Dr. Lamberts told TCTMD in an e-mail communication that, though the study is observational, it contributes important information. "[C]urrent recommendations [supporting] triple therapy are based on Level C evidence and selection of treatment in real-world practice seems largely random," he commented, adding that evidence continues to build showing the superiority of oral anticoagulation plus clopidogrel over triple therapy.

Time to Change?

Indeed, the Danish study dovetails with the randomized WOEST trial, published in the Lancet earlier this year, Dr. Markowitz notes in the editorial.

"The implication here is that physicians should have confidence to curtail triple therapy when [oral anticoagulation] is needed for [A-fib]," he concludes, adding that BMS should be used when possible in A-fib patients and that newer stent designs are apt to reduce the need for triple therapy even further. "Ultimately, the clinician must exercise judgment and integrate bleeding and thrombotic risks in prescribing anticoagulation regimens in such situations."

In an e-mail communication with TCTMD, Marco Valgimigli, MD, PhD, of the University of Ferrara (Ferrara, Italy), agreed that the evidence is now strong enough to shift clinical practice away from triple therapy.

"Aspirin has always been considered the unavoidable antithrombotic drug on top of which other compounds have to be added. But given the multiple options today, I think it is very reasonable to consider dropping aspirin in patients who have to take other concomitant antithrombotics, especially if a P2Y12 inhibitor is on board," Dr. Valgimigli said, acknowledging that it may be difficult to convince doctors to change.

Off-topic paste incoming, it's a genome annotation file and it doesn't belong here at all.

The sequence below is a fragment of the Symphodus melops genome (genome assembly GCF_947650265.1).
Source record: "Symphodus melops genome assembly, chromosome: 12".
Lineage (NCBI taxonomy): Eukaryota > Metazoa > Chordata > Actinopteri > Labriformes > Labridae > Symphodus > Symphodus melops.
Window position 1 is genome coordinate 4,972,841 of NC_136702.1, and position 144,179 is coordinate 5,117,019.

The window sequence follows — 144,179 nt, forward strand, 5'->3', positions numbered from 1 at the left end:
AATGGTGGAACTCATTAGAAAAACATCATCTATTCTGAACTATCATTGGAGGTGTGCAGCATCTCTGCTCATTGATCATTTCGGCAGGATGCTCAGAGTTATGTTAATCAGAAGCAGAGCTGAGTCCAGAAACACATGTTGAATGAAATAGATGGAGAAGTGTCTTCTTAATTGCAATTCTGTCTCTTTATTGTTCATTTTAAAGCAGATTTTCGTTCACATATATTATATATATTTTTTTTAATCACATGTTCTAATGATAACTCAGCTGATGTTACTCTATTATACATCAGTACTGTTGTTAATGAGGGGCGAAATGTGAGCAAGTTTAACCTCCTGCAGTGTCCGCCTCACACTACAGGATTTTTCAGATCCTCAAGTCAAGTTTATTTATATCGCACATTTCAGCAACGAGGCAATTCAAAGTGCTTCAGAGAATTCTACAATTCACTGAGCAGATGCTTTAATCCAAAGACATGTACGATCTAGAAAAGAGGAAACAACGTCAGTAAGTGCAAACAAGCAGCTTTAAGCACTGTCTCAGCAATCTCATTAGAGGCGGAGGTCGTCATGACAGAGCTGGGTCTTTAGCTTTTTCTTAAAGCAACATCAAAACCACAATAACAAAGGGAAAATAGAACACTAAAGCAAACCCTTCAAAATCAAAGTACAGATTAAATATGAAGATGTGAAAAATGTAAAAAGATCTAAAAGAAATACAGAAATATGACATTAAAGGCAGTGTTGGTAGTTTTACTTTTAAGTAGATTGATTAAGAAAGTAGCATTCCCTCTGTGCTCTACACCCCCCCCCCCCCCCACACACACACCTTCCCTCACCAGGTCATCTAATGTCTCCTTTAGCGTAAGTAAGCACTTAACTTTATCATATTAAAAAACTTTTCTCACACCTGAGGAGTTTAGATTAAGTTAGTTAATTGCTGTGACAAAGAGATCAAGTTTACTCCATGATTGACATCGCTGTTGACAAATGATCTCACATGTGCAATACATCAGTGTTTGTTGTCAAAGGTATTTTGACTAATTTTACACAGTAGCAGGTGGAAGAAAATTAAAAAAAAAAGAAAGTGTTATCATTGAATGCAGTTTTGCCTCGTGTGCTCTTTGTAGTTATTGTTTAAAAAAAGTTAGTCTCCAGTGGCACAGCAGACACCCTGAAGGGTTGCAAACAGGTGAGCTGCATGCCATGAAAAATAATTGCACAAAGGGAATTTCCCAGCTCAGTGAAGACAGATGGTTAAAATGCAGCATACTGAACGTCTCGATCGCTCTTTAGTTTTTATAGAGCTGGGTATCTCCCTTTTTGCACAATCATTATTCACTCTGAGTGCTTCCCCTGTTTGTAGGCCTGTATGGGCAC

Yet he stressed that dedicated studies are required before extending this message to the newer generation of oral anticoagulants.

As to why so few of the Danish patients received oral anticoagulants in the first place, Dr. Lamberts had no definitive answer. "Our findings . . . are very concerning but could be explained by what we know from other studies of A-fib patients [in that antithrombotic treatment is not necessarily dictated by guidelines]," he said. Moreover, it is possible that not all patients had indications for anticoagulation.

Looking forward, Dr. Lamberts highlighted the ongoing ISAR-TRIPLE trial, which is randomizing patients to 6 weeks vs. 6 months of triple therapy.

Study Details

Mean patient age was 75.6 years, with men comprising 60.7% of the cohort. Mean CHADS2, CHA2DS2-VASc, and HAS-BLED scores were 1.9, 4.0, and 2.0, respectively.



1. Lamberts M, Gislason GH, Olesen JB, et al. Oral anticoagulation and antiplatelets in atrial fibrillation patients after myocardial infarction and coronary intervention. J Am Coll Cardiol. 2013;Epub ahead of print.

2. Markowitz SM. Antithrombotic regimens in patients with atrial fibrillation and coronary disease: Optimizing efficacy and safety [editorial]. J Am Coll Cardiol. 2013;Epub ahead of print.


The paper and editorial contain no statements regarding potential conflicts of interest for Drs. Lamberts and Markowitz.

Dr. Valgimigli reports receiving research grants from Medtronic, Terumo, and The Medicines Company as well as speakers’ bureau or advisory board fees from Abbott, AstraZeneca, Biosensors, Boston Scientific, CID Vascular, Eli Lilly, Iroko, St. Jude, and Terumo.

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Caitlin E. Cox is News Editor of TCTMD and Associate Director, Editorial Content at the Cardiovascular Research Foundation. She produces the…